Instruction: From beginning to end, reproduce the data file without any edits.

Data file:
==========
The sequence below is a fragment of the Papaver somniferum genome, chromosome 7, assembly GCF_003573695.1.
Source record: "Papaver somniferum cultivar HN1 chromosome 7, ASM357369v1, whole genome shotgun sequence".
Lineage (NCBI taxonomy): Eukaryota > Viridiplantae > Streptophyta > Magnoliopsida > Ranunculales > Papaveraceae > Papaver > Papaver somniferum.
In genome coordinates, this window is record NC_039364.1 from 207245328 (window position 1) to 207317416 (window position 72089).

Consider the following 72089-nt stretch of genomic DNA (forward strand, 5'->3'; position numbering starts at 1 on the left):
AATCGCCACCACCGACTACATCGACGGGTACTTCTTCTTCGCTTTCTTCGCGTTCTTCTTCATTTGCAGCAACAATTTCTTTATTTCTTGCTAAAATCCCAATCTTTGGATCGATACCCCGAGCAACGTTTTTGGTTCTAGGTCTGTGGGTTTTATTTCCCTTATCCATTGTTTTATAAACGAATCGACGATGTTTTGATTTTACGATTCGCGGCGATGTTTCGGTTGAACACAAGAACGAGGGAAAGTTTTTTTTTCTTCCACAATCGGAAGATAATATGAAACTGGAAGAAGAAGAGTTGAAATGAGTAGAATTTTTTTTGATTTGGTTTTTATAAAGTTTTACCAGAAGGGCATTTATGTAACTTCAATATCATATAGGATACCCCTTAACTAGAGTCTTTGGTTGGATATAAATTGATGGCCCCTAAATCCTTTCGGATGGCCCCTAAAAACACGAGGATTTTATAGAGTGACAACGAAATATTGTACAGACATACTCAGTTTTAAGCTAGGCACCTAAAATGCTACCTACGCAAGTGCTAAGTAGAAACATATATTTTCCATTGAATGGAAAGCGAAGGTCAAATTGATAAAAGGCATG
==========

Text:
The sequence below is a fragment of the Papaver somniferum genome, chromosome 7, assembly GCF_003573695.1.
Source record: "Papaver somniferum cultivar HN1 chromosome 7, ASM357369v1, whole genome shotgun sequence".
Lineage (NCBI taxonomy): Eukaryota > Viridiplantae > Streptophyta > Magnoliopsida > Ranunculales > Papaveraceae > Papaver > Papaver somniferum.
In genome coordinates, this window is record NC_039364.1 from 207245328 (window position 1) to 207317416 (window position 72089).

Consider the following 72089-nt stretch of genomic DNA (forward strand, 5'->3'; position numbering starts at 1 on the left):
AATCGCCACCACCGACTACATCGACGGGTACTTCTTCTTCGCTTTCTTCGCGTTCTTCTTCATTTGCAGCAACAATTTCTTTATTTCTTGCTAAAATCCCAATCTTTGGATCGATACCCCGAGCAACGTTTTTGGTTCTAGGTCTGTGGGTTTTATTTCCCTTATCCATTGTTTTATAAACGAATCGACGATGTTTTGATTTTACGATTCGCGGCGATGTTTCGGTTGAACACAAGAACGAGGGAAAGTTTTTTTTTCTTCCACAATCGGAAGATAATATGAAACTGGAAGAAGAAGAGTTGAAATGAGTAGAATTTTTTTTGATTTGGTTTTTATAAAGTTTTACCAGAAGGGCATTTATGTAACTTCAATATCATATAGGATACCCCTTAACTAGAGTCTTTGGTTGGATATAAATTGATGGCCCCTAAATCCTTTCGGATGGCCCCTAAAAACACGAGGATTTTATAGAGTGACAACGAAATATTGTACAGACATACTCAGTTTTAAGCTAGGCACCTAAAATGCTACCTACGCAAGTGCTAAGTAGAAACATATATTTTCCATTGAATGGAAAGCGAAGGTCAAATTGATAAAAGGCATG